May 28, 2014
GREEN BAY, Wis. -- A key tract of Iron County forest will remain in timber production and will continue to offer public access under a conservation easement approved Wednesday by the Wisconsin Natural Resources Board.
The board, meeting in Green Bay, approved purchase of the easement that will expand hunting and other recreation on 10.5 miles of private roads in the working forest. In addition, the easement includes provisions and funding that will ensure continued road access into the interior of the property. The $4.5 million easement, for 13,692 acres, covers the Twin Lakes area in the towns of Knight and Mercer.
"By protecting this land through the Forest Legacy program, we are assuring its preservation for continued sustainable forest management while increasing public access and recreational opportunities on existing roads," said DNR Secretary Cathy Stepp. "The easement supports the local tax base by retaining private ownership and provides significant public benefits for much less than an outright purchase agreement."
The property is 89 percent forested and in addition to serving as home to the endangered American marten - a sleek and naturally curious member of the weasel family - it provides habitat for a diverse array of wildlife including deer, wolves, bobcat, bear and occasional moose. While the marten has been reintroduced in other parts of the state and western Upper Michigan, individual animals from other release areas found and naturally populated the actively managed Twin Lakes forest.
The forest serves as an important location for bear hunting and also draws anglers to its waters. Its six lakes total more than 70 acres and it boasts 3 miles of frontage on LeClair and Apple creeks, both Class I trout streams.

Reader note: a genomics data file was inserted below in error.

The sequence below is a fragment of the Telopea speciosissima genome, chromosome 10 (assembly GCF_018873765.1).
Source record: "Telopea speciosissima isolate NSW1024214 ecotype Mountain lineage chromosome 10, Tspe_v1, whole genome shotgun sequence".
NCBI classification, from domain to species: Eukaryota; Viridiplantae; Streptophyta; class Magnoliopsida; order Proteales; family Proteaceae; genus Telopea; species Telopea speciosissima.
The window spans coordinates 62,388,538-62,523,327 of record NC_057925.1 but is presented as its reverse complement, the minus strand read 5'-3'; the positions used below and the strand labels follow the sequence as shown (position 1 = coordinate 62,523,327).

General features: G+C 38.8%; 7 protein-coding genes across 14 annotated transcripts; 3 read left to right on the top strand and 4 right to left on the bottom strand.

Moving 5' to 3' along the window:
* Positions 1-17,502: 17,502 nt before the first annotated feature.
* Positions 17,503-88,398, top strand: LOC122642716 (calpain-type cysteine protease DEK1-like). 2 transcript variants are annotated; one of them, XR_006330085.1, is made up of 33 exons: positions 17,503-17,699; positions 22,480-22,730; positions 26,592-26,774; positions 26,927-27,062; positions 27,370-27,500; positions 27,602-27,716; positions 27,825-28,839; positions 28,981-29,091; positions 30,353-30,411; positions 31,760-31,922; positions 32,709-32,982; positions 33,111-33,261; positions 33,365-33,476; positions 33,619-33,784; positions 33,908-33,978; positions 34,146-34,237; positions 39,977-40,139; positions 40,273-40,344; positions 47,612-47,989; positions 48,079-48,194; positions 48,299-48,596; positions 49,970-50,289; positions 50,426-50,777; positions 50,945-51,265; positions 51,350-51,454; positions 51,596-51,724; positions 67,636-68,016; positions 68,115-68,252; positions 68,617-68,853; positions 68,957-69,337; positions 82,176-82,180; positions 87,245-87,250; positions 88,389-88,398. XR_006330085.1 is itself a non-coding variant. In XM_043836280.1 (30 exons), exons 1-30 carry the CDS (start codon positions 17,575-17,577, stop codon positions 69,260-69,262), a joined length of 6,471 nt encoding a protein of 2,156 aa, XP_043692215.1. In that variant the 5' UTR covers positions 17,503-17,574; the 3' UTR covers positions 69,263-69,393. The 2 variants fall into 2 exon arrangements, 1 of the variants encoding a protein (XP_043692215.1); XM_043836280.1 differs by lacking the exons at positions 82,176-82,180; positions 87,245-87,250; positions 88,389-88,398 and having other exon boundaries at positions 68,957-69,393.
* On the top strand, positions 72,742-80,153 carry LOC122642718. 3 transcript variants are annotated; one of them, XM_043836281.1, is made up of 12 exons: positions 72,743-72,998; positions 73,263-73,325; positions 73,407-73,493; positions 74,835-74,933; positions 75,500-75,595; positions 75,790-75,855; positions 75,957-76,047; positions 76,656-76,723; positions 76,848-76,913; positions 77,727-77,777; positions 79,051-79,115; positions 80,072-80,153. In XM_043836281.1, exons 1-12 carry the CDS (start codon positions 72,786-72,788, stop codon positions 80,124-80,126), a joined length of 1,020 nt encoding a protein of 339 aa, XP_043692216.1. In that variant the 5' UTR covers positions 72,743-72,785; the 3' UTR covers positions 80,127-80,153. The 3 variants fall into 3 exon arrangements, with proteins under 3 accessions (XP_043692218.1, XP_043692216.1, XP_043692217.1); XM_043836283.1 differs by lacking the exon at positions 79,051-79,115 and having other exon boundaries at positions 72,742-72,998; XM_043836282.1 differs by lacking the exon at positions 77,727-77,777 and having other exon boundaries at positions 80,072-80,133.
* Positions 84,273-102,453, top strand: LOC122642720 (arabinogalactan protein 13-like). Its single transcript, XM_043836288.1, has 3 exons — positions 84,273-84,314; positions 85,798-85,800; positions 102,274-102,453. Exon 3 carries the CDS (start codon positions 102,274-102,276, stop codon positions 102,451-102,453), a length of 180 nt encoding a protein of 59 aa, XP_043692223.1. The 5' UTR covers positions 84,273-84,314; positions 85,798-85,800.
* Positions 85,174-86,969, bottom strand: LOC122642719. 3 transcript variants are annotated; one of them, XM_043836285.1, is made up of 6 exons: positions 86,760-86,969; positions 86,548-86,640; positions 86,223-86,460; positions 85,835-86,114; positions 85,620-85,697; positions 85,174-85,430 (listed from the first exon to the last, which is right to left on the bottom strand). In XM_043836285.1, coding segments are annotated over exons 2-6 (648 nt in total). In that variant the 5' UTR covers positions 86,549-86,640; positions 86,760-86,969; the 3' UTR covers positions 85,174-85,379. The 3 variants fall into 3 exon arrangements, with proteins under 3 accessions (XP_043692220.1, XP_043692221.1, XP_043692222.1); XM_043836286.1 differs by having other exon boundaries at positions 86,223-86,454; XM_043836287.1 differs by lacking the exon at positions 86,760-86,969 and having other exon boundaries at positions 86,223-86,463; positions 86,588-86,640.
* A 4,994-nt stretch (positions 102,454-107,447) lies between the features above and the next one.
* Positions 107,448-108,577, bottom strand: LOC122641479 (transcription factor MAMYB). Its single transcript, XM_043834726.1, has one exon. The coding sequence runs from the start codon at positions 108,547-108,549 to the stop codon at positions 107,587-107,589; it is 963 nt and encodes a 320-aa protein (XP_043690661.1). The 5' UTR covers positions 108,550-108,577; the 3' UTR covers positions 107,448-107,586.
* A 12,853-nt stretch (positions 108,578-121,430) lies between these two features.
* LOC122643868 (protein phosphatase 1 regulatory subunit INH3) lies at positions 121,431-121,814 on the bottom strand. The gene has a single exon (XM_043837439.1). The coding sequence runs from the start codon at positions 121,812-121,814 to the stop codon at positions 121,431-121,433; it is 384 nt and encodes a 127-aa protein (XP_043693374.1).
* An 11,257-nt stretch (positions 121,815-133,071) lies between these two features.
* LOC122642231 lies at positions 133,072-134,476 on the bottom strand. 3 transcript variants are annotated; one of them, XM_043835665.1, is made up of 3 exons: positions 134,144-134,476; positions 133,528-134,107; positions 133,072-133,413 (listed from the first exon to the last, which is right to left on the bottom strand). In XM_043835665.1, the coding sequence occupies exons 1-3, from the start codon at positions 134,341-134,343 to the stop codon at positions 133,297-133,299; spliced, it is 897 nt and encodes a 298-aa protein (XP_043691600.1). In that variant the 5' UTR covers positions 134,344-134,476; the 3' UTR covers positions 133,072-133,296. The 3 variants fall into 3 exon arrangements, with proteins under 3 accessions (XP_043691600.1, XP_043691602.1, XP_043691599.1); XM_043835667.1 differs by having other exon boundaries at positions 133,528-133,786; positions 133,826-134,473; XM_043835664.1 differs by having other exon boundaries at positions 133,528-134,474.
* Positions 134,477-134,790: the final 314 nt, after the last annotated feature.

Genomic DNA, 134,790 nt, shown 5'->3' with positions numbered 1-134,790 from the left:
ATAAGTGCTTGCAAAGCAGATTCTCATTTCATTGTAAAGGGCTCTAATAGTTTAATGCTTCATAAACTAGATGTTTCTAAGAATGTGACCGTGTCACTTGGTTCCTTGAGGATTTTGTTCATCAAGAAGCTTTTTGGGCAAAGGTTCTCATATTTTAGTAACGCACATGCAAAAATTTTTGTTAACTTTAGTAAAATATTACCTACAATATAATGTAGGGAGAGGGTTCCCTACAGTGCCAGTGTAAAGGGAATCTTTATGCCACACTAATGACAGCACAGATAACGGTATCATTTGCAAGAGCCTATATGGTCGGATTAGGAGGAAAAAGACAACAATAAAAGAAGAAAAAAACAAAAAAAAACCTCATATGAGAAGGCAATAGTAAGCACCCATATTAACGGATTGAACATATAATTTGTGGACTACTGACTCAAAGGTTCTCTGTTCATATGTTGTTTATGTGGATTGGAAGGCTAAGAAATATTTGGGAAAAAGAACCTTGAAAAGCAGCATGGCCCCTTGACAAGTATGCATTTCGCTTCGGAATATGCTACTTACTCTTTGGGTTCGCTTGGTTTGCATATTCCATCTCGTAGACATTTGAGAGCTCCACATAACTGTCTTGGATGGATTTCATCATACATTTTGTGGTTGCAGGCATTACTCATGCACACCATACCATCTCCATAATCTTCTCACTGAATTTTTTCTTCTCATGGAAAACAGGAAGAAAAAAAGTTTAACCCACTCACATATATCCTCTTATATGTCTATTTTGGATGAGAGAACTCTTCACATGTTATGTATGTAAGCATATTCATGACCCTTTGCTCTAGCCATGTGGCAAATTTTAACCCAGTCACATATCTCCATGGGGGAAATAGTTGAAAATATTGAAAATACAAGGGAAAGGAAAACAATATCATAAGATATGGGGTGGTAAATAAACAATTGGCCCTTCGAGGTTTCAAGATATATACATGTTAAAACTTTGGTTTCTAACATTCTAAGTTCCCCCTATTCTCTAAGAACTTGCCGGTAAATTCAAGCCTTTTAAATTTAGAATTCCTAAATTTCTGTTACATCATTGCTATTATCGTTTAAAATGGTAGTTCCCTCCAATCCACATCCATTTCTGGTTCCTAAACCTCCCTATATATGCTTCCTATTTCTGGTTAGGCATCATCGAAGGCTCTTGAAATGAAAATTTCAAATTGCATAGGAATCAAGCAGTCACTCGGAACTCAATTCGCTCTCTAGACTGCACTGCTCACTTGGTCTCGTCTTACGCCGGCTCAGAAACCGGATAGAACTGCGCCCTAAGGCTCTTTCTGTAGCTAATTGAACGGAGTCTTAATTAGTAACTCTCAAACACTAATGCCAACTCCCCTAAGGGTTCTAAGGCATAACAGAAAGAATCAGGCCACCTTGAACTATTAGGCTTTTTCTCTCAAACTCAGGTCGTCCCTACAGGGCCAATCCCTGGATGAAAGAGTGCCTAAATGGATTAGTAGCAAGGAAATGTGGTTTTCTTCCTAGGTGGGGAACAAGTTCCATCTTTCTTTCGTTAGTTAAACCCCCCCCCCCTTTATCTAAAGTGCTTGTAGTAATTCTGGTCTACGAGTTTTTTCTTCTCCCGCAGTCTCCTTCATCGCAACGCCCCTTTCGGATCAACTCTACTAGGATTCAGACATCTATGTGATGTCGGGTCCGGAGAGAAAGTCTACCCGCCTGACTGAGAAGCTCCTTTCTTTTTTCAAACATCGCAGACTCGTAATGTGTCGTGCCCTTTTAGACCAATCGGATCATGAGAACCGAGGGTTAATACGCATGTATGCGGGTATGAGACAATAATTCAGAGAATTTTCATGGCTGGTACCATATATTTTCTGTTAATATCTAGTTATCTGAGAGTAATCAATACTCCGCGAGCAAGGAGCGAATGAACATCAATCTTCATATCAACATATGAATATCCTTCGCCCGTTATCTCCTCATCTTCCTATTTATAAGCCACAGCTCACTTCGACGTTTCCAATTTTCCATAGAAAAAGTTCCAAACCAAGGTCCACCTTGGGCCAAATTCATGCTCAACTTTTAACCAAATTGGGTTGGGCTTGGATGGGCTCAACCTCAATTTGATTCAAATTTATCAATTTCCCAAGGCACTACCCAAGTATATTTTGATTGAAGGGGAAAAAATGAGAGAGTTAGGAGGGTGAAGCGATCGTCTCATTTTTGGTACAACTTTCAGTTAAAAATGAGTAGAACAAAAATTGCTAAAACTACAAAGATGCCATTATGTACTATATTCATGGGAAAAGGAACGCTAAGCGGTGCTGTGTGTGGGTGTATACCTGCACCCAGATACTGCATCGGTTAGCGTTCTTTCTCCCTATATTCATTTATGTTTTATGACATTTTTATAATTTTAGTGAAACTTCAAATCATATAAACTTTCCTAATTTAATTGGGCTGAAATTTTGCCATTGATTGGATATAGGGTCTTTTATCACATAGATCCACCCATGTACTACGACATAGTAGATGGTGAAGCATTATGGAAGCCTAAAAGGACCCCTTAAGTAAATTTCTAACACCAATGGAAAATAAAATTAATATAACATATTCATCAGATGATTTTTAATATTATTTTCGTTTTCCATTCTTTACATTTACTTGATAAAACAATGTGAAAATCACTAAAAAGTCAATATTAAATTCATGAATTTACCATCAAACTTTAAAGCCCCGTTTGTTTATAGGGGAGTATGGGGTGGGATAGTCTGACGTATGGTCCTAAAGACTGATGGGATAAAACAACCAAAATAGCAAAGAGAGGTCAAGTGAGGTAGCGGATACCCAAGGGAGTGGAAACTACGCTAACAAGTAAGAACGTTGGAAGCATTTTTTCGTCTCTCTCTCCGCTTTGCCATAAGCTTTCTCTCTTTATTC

At the same time, the forest has been continuously managed for timber production. Paul DeLong, chief state forester, said the agreement will secure the property's value to the local and state economy, as Wisconsin continues to lead the nation in the value of forest product shipments.
"The easement helps protect and preserve the integrity of a very large tract that contains a mix of upland and lowland forests and pine plantations," DeLong said. "We're connecting existing public lands and reducing forest fragmentation in a way that also provides outstanding opportunities for recreation such as hunting, trapping, hiking and cross country skiing."
Acquisition of the easement is being made possible through an agreement with The Conservation Fund, which is buying the property from its current owner, RMK Select Timberland Investment Fund II. The Conservation Fund purchase is expected to close on July 24 and the DNR easement agreement is subject to final review from the Legislature's Joint Finance Committee.
Previously, DNR's Forest Legacy program has gained permanent protection of 204,175 acres.
FOR MORE INFORMATION CONTACT: Wisconsin Chief Forester Paul DeLong, 608-575-3770; Jennifer Sereno, communications, 608-770-8084.